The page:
A new drug could stop melanoma in its tracks and prevent it from spreading to
other organs in the body, new research suggests. Two drug trials, led by experts at the Melanoma Institute of Australia, have successfully halted the spread of the disease in Stage 3 patients whose tumors had been surgically removed. Until now, patients with stage three melanoma were at a 40- to 70-percent risk of their cancer spreading to other organs. In the first clinical trial, called COMBI-AD,1 patients were either given a combination of targeted therapies (dabrafenib and trametinib) or placebo for 12 months. The drugs worked to block the action of a gene mutation, known as BRAF, that spreads the disease. About 40 percent of melanoma patients have this mutation. This trial showed a 53- percent reduction in the risk of melanoma returning. The second trial, called CheckMate 238, compared two immunotherapy drugs, nivolumab versus ipilmumab, in patients with high-risk, Stages 3 and 5 melanoma. This trial saw a 35- percent reduction in melanoma. But experts do not yet know how these results will impact survival rates.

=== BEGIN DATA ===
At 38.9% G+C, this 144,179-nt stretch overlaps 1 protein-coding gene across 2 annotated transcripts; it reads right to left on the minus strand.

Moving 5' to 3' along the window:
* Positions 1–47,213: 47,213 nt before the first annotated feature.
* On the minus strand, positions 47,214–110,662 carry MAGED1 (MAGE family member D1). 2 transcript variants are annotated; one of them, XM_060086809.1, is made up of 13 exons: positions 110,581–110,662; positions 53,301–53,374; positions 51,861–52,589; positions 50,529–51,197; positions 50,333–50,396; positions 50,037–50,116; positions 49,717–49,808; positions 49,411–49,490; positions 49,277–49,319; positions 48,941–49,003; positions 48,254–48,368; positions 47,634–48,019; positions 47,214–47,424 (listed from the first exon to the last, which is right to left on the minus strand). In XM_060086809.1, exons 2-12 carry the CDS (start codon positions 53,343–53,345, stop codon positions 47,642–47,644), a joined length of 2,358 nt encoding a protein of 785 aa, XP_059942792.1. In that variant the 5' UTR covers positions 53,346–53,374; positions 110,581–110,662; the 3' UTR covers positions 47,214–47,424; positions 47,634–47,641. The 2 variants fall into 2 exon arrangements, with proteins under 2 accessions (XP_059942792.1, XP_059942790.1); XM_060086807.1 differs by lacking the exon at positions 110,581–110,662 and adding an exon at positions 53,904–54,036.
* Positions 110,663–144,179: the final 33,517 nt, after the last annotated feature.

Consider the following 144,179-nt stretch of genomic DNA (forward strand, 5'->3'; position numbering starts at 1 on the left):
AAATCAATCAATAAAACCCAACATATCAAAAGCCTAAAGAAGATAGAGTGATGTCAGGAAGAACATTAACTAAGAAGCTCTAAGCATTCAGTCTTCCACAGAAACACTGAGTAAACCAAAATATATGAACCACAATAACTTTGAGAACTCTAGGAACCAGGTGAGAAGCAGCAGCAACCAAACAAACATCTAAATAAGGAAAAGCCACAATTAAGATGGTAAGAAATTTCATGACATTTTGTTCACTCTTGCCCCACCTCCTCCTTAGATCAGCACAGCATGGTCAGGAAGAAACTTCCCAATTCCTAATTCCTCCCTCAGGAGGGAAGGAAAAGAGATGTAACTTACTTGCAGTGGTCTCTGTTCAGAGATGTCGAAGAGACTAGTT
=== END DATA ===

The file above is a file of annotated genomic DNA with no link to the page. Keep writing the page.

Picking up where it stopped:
SOURCES: 1) Long GV, et al. Adjuvant dabrafenib plus trametinib for Stage III BRAF-mutated melanoma. NEJM September 10, 2017DOI: 10.1056/NEJMoa1708539. 2) Weber J, et al. Adjuvant nivolumab versus ipilimumab in resected Stage III or IV melanoma. NEJM. September 10, 2017DOI: 10.1056/NEJMoa1709030. NHR
Sleeping on the same side of your face every night can cause permanent creases to form on that side of the face.